LaSalle (automobile)

LaSalle was an American brand of luxury automobiles manufactured and marketed, as a separate brand, by General Motors' Cadillac division from 1927 through 1940. Alfred P. Sloan, GM's Chairman of the Board, developed the concept for four new GM marques - LaSalle, Marquette, Viking and Pontiac - paired with already established brands to fill price gaps he perceived in the General Motors product portfolio. Sloan created LaSalle as a companion marque for Cadillac. LaSalle automobiles were manufactured by Cadillac, but were priced lower than Cadillac-branded automobiles, were shorter, and were marketed as the second-most prestigious marque in the General Motors portfolio. LaSalles were titled as LaSalles, and not as Cadillacs. Like Cadillac — named after Antoine de la Mothe Cadillac — the LaSalle brand name was based on that of another French explorer, René-Robert Cavelier, Sieur de La Salle.[1]

Lasalle cars logo.png
Product typeLuxury cars
Produced byGeneral Motors
Introduced1927 by Alfred P. Sloan
Discontinued1940; 83 years ago (1940)
Related brandsCadillac

General Motors companion marque strategyEdit

1927 dealer showroom poster promoting the new LaSalle. GM used a European theme in its ads that year in an attempt to build the image that the LaSalle was a worldly vehicle, fashionable in all settings and places.

The LaSalle had its beginnings when General Motors' CEO Alfred P. Sloan noticed that his carefully crafted market segmentation program was beginning to develop price gaps in which General Motors had no products to sell.[1] In an era when automotive brands were somewhat restricted to building a specific car per model year, Sloan surmised that the best way to bridge the gaps was to develop "companion" marques that could be sold through the current sales network.[1]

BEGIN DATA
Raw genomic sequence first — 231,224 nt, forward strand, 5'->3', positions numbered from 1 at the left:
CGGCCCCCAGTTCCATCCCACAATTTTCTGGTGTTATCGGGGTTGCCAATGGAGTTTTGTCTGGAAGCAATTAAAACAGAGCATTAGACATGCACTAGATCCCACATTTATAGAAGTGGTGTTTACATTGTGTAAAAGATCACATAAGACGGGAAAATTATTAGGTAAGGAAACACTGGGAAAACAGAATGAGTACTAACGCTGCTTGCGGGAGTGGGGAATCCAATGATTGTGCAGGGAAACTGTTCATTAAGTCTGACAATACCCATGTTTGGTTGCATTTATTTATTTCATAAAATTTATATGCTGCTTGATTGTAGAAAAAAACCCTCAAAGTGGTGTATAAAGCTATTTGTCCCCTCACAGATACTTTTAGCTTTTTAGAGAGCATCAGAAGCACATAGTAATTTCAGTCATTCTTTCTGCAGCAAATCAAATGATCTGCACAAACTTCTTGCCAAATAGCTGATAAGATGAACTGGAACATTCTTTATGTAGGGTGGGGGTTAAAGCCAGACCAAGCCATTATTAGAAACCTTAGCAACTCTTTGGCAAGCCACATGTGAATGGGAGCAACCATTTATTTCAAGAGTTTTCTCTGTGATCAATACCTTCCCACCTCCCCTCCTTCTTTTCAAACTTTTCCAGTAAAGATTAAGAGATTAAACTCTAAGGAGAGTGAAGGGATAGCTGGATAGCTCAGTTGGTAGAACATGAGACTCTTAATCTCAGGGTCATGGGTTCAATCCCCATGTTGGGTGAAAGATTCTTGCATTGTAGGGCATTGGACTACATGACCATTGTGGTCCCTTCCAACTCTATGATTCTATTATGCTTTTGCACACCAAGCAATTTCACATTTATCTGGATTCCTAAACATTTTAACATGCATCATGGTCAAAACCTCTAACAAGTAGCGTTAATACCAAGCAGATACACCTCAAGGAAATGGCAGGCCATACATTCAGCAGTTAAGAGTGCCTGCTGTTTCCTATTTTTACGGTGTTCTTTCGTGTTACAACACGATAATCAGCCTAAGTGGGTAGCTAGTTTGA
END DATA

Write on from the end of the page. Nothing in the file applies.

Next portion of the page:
As originally developed by Sloan, General Motors' market-segmentation strategy placed each of the company's individual automobile marques into specific price ranges, called the "General Motors companion make program". The Chevrolet was designated as the entry-level product. Next, (in ascending order), came the Pontiac, Oakland, Oldsmobile, Viking, Marquette, Buick, LaSalle, and Cadillac. By the 1920s, certain General Motors products began to shift out of the plan as the products improved and engine advances were made.[1]

Under the companion marque strategy, the gap between the Chevrolet and the Oakland would be filled by a new marque named Pontiac, a quality six-cylinder car designed to sell for the price of a four-cylinder. The wide gap between Oldsmobile and Buick would be filled by two companion marques: Oldsmobile was assigned the up-market V8 engine Viking and Buick was assigned the more compact six-cylinder Marquette. Cadillac, which had seen its base prices soar in the heady 1920s, was assigned the LaSalle as a companion marque to fill the gap that existed between it and Buick.[2]

Design strategyEdit

Early LaSalle at the Dornier Museum in Friedrichshafen. Note the marque's circled trademark "LaS" cast into the horizontal tie bar between the front lights

What emerged as the LaSalle in 1927 was introduced on the GM C platform with the Cadillac V8. The 1927 LaSalle was designed by Harley Earl, who had a 30-year career at General Motors, eventually gaining control of all design and styling at General Motors.

Prior to the 1927 LaSalle, automobile design essentially followed a set pattern, with design changes driven principally by engineering needs. For example, the Ford Model T evolved only slightly over its production run; A 1927 Model T was almost identical to a 1910 Model T, while GM made yearly appearance and model name changes across all brands starting in 1908.

Earl, who had been hired by Cadillac's General Manager, Lawrence P. Fisher, conceived the LaSalle not as a junior Cadillac, but as something more agile and stylish. Influenced by the rakish Hispano-Suiza roadsters of the time, Earl's LaSalle emerged as a shorter, yet elegant, counterpoint to Cadillac's larger cars, unlike anything else built by an American automotive manufacturer.[1]


LaSalle Series 303
1928 LaSalle Series 303 Phaeton
ManufacturerCadillac (General Motors)
Model years1927-1933
AssemblyWyoming Road Assembly, Detroit, Michigan, United States[1]
Body and chassis
Classluxury car
LayoutFront-engine, rear-wheel-drive[1]
PlatformGM B platform
Engine303 cu in (5.0 L) L-head V8
328 cu in (5.4 L) L-head V8
340 cu in (5.6 L) L-head V8
345 cu in (5.7 L) L-head V8
Transmission3-speed synchromesh manual[1]
Wheelbase125 in (3,175 mm) (1927-1931)
134 in (3,404 mm) (1927-1931)
130 in (3,302 mm) (1932-1933)